The Lope: Summer Solstice 2009

Sunday, June 21, 2009

Summer Solstice 2009

Welcome to summer; try not to shiver too much on this unseasonable cold night in Kansas.

It wasn't Midsummer Day; it was May of 1993 when I last saw Stonehenge. Had it been taken at mid-summer sunrise, this photo would show the sun rising over the Heelstone (the lone one in the distance) framed just like this. And though the site is famed for its solstice alignments, I wouldn't want to be there amidst crowds of modern day pseudo-druids. I picture it as somewhat like a Black Friday sale crowd in robes.

The guards entertained us with accounts of other guests. One had brought an ironing board, his clothes and an iron. He believed he could plug the iron into the mystic energy and leave with crisply pressed shirts. Another had bent a coat-hanger into the shape on an ankh (Egyptian cross) in an attempt to levitate after seeing this done in a commercial for Time-Life books.

All I wanted were pictures and I got them. I was a happy camper, but I'd never carry around that much equipment these days on a vacation: three camera bodies (for different films), seven lenses and three tripods - most of my luggage was camera stuff. (above two photos by Patsy Terrell)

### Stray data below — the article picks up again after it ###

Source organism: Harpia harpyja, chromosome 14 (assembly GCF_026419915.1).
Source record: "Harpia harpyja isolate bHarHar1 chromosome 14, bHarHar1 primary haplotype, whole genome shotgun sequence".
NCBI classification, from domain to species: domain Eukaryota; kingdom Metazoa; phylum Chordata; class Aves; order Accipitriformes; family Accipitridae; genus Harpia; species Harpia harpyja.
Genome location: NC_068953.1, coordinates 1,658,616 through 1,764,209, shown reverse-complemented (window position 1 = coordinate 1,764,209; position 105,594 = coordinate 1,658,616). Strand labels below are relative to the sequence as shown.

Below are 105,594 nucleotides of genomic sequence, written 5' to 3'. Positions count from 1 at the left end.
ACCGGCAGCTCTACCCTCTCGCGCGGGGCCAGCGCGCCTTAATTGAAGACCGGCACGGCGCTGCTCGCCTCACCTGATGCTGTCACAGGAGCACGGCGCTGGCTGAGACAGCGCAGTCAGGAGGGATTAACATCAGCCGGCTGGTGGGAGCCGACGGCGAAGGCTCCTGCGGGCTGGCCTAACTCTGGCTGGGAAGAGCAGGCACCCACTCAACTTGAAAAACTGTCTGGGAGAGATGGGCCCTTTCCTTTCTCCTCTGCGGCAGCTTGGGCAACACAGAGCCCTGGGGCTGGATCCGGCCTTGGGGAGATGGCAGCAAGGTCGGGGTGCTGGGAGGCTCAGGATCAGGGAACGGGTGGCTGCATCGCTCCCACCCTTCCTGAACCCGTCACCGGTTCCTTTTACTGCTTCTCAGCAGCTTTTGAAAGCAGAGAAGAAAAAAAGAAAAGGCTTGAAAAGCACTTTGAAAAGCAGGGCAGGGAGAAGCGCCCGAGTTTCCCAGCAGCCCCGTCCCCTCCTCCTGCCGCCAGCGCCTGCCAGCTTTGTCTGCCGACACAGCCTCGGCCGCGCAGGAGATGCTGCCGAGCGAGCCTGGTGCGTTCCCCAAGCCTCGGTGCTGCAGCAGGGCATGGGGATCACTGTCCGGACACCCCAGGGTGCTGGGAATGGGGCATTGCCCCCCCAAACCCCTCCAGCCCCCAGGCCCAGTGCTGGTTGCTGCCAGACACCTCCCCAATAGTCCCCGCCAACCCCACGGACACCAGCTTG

You know what I've realized over the years? Every sunrise is special, no matter where or when it is seen. If you want to veer away from being too sentimental about it, just think for a moment about how it'd be if we'd evolved to breath a chemical mixture that is opaque. No transparent atmosphere means no visible sunrise. This one is pre-dawn, actually, over the Boston Mountains of Arkansas earlier this month, seen from the Sky-Vu Lodge in Winslow.

The tops of those ridges are made of Pennsylvanian sandstone and shale. The valleys cut into Mississippian limestones. You can see fossils from this period, 354 to 290 million years ago, in one of our earlier posts, Winter Frog.

And just because you've been very good, here's a bonus sunrise, shot two days after the one above, in the same location.

A reporter recently asked me how I came to be in so many marvelous places. I was in the Boston Mountains because friends Carl and Kris from Kansas City include me on what has come to be called the Food Coma Caravan, a whirlwind weekend conquest of independently-owned restaurants and off-beat sites, usually with interesting lodging as a base. We even saw a black bear one night.

Access to Stonehenge? A teacher friend of mine signed off on a permit application to shoot photos for educational purposes. I was in England with two friends after we'd all got airline tickets during a fare war. My mom was supposed to go, but couldn't in the end.

What's the common factor here? Friends - they're neater than sunrises (although that bear was pretty cool).


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